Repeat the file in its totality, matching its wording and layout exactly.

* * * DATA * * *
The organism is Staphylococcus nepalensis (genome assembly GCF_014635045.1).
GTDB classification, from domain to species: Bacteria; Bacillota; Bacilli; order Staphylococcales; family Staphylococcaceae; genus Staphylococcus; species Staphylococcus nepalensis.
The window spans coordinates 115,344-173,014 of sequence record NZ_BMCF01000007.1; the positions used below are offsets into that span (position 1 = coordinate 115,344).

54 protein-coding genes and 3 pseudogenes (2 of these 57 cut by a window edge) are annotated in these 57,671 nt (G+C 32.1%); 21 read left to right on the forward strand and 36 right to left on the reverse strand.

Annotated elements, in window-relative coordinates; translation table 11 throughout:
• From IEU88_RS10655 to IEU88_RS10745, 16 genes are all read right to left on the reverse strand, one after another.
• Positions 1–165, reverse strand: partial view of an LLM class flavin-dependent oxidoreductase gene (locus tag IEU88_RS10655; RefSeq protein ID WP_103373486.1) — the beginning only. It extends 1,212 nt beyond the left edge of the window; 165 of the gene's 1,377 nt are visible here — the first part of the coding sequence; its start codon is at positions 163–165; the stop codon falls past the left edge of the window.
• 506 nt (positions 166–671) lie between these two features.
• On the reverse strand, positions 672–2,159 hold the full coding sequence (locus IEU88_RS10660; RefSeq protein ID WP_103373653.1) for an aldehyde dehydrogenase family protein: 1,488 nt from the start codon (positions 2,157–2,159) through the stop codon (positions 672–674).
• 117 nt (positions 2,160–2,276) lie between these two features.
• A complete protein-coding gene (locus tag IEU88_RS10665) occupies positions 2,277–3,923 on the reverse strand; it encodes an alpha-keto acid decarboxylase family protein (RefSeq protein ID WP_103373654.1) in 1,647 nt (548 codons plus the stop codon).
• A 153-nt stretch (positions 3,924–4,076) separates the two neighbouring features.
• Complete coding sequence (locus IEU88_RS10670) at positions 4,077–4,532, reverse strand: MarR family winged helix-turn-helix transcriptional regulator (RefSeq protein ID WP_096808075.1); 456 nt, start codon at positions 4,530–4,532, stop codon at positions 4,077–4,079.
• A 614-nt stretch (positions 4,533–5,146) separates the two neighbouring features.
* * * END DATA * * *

The organism is Staphylococcus nepalensis (genome assembly GCF_014635045.1).
GTDB classification, from domain to species: Bacteria; Bacillota; Bacilli; order Staphylococcales; family Staphylococcaceae; genus Staphylococcus; species Staphylococcus nepalensis.
The window spans coordinates 115,344-173,014 of sequence record NZ_BMCF01000007.1; the positions used below are offsets into that span (position 1 = coordinate 115,344).

54 protein-coding genes and 3 pseudogenes (2 of these 57 cut by a window edge) are annotated in these 57,671 nt (G+C 32.1%); 21 read left to right on the forward strand and 36 right to left on the reverse strand.

Annotated elements, in window-relative coordinates; translation table 11 throughout:
• From IEU88_RS10655 to IEU88_RS10745, 16 genes are all read right to left on the reverse strand, one after another.
• Positions 1–165, reverse strand: partial view of an LLM class flavin-dependent oxidoreductase gene (locus tag IEU88_RS10655; RefSeq protein ID WP_103373486.1) — the beginning only. It extends 1,212 nt beyond the left edge of the window; 165 of the gene's 1,377 nt are visible here — the first part of the coding sequence; its start codon is at positions 163–165; the stop codon falls past the left edge of the window.
• 506 nt (positions 166–671) lie between these two features.
• On the reverse strand, positions 672–2,159 hold the full coding sequence (locus IEU88_RS10660; RefSeq protein ID WP_103373653.1) for an aldehyde dehydrogenase family protein: 1,488 nt from the start codon (positions 2,157–2,159) through the stop codon (positions 672–674).
• 117 nt (positions 2,160–2,276) lie between these two features.
• A complete protein-coding gene (locus tag IEU88_RS10665) occupies positions 2,277–3,923 on the reverse strand; it encodes an alpha-keto acid decarboxylase family protein (RefSeq protein ID WP_103373654.1) in 1,647 nt (548 codons plus the stop codon).
• A 153-nt stretch (positions 3,924–4,076) separates the two neighbouring features.
• Complete coding sequence (locus IEU88_RS10670) at positions 4,077–4,532, reverse strand: MarR family winged helix-turn-helix transcriptional regulator (RefSeq protein ID WP_096808075.1); 456 nt, start codon at positions 4,530–4,532, stop codon at positions 4,077–4,079.
• A 614-nt stretch (positions 4,533–5,146) separates the two neighbouring features.